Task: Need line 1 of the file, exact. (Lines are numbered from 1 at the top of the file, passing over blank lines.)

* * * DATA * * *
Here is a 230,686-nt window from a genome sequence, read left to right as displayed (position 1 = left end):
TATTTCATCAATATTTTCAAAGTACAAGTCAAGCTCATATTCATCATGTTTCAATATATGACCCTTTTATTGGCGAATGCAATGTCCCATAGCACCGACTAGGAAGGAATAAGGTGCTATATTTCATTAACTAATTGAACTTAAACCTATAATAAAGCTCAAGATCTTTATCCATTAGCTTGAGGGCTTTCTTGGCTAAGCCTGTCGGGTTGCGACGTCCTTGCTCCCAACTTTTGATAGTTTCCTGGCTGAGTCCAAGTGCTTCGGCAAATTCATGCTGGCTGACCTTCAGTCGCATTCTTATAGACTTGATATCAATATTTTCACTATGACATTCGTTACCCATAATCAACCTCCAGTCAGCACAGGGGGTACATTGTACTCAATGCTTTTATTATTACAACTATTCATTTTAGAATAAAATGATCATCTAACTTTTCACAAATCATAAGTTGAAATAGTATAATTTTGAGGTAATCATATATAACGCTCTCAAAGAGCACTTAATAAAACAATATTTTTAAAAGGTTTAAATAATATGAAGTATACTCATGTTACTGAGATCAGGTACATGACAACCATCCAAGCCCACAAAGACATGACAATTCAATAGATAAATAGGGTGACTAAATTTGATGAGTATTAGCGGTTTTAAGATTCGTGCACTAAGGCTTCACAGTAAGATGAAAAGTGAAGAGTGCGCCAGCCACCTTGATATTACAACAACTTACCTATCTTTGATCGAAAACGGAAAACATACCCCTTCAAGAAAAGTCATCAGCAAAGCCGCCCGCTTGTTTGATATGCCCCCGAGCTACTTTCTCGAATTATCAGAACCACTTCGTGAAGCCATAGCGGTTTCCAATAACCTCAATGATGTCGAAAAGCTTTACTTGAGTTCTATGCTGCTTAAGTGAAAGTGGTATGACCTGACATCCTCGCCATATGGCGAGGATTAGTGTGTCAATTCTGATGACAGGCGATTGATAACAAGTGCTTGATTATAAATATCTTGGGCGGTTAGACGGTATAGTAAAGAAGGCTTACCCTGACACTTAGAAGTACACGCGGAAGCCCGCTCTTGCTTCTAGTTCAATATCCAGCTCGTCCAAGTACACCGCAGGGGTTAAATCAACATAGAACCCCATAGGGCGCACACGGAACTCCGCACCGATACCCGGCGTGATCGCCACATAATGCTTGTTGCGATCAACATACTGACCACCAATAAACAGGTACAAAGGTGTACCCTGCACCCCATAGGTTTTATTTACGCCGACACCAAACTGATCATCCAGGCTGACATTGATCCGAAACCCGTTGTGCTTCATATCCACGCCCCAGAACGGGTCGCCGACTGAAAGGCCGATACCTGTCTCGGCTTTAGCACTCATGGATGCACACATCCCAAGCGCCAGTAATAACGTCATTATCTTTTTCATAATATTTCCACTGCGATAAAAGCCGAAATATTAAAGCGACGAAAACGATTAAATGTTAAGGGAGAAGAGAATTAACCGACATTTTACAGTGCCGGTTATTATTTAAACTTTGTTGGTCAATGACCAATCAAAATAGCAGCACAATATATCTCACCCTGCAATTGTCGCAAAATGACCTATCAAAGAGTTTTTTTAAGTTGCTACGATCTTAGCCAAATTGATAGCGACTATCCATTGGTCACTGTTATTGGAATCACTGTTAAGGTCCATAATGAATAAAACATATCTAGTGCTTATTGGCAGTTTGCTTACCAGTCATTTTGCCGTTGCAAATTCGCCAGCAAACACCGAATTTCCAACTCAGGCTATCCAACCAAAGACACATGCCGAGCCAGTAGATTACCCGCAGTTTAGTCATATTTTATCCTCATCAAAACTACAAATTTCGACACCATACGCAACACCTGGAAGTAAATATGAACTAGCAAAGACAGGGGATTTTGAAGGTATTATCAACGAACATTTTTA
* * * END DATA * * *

Here is a 230,686-nt window from a genome sequence, read left to right as displayed (position 1 = left end):